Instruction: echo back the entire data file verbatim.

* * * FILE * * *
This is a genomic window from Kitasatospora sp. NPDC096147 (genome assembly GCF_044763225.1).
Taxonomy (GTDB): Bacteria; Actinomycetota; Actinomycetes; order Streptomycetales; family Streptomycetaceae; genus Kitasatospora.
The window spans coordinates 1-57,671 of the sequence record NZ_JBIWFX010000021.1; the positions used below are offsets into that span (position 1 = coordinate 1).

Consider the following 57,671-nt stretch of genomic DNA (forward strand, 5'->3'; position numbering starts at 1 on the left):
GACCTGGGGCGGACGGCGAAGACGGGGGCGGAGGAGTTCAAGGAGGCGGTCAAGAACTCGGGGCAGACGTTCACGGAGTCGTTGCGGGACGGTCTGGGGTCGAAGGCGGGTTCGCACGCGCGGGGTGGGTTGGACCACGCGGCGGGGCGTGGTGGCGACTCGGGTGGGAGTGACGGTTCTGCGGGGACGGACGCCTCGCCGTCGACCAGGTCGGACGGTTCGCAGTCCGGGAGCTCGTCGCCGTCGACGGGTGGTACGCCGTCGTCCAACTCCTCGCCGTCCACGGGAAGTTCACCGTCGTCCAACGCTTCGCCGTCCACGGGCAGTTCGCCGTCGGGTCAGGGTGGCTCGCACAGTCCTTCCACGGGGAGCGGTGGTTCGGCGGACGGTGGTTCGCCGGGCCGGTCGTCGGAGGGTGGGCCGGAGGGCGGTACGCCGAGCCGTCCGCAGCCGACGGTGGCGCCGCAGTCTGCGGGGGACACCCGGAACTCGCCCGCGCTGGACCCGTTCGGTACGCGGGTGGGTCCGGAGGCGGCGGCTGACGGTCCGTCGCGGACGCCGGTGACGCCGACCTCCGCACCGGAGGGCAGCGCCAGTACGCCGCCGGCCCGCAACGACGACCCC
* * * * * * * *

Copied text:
This is a genomic window from Kitasatospora sp. NPDC096147 (genome assembly GCF_044763225.1).
Taxonomy (GTDB): Bacteria; Actinomycetota; Actinomycetes; order Streptomycetales; family Streptomycetaceae; genus Kitasatospora.
The window spans coordinates 1-57,671 of the sequence record NZ_JBIWFX010000021.1; the positions used below are offsets into that span (position 1 = coordinate 1).

Consider the following 57,671-nt stretch of genomic DNA (forward strand, 5'->3'; position numbering starts at 1 on the left):
GACCTGGGGCGGACGGCGAAGACGGGGGCGGAGGAGTTCAAGGAGGCGGTCAAGAACTCGGGGCAGACGTTCACGGAGTCGTTGCGGGACGGTCTGGGGTCGAAGGCGGGTTCGCACGCGCGGGGTGGGTTGGACCACGCGGCGGGGCGTGGTGGCGACTCGGGTGGGAGTGACGGTTCTGCGGGGACGGACGCCTCGCCGTCGACCAGGTCGGACGGTTCGCAGTCCGGGAGCTCGTCGCCGTCGACGGGTGGTACGCCGTCGTCCAACTCCTCGCCGTCCACGGGAAGTTCACCGTCGTCCAACGCTTCGCCGTCCACGGGCAGTTCGCCGTCGGGTCAGGGTGGCTCGCACAGTCCTTCCACGGGGAGCGGTGGTTCGGCGGACGGTGGTTCGCCGGGCCGGTCGTCGGAGGGTGGGCCGGAGGGCGGTACGCCGAGCCGTCCGCAGCCGACGGTGGCGCCGCAGTCTGCGGGGGACACCCGGAACTCGCCCGCGCTGGACCCGTTCGGTACGCGGGTGGGTCCGGAGGCGGCGGCTGACGGTCCGTCGCGGACGCCGGTGACGCCGACCTCCGCACCGGAGGGCAGCGCCAGTACGCCGCCGGCCCGCAACGACGACCCC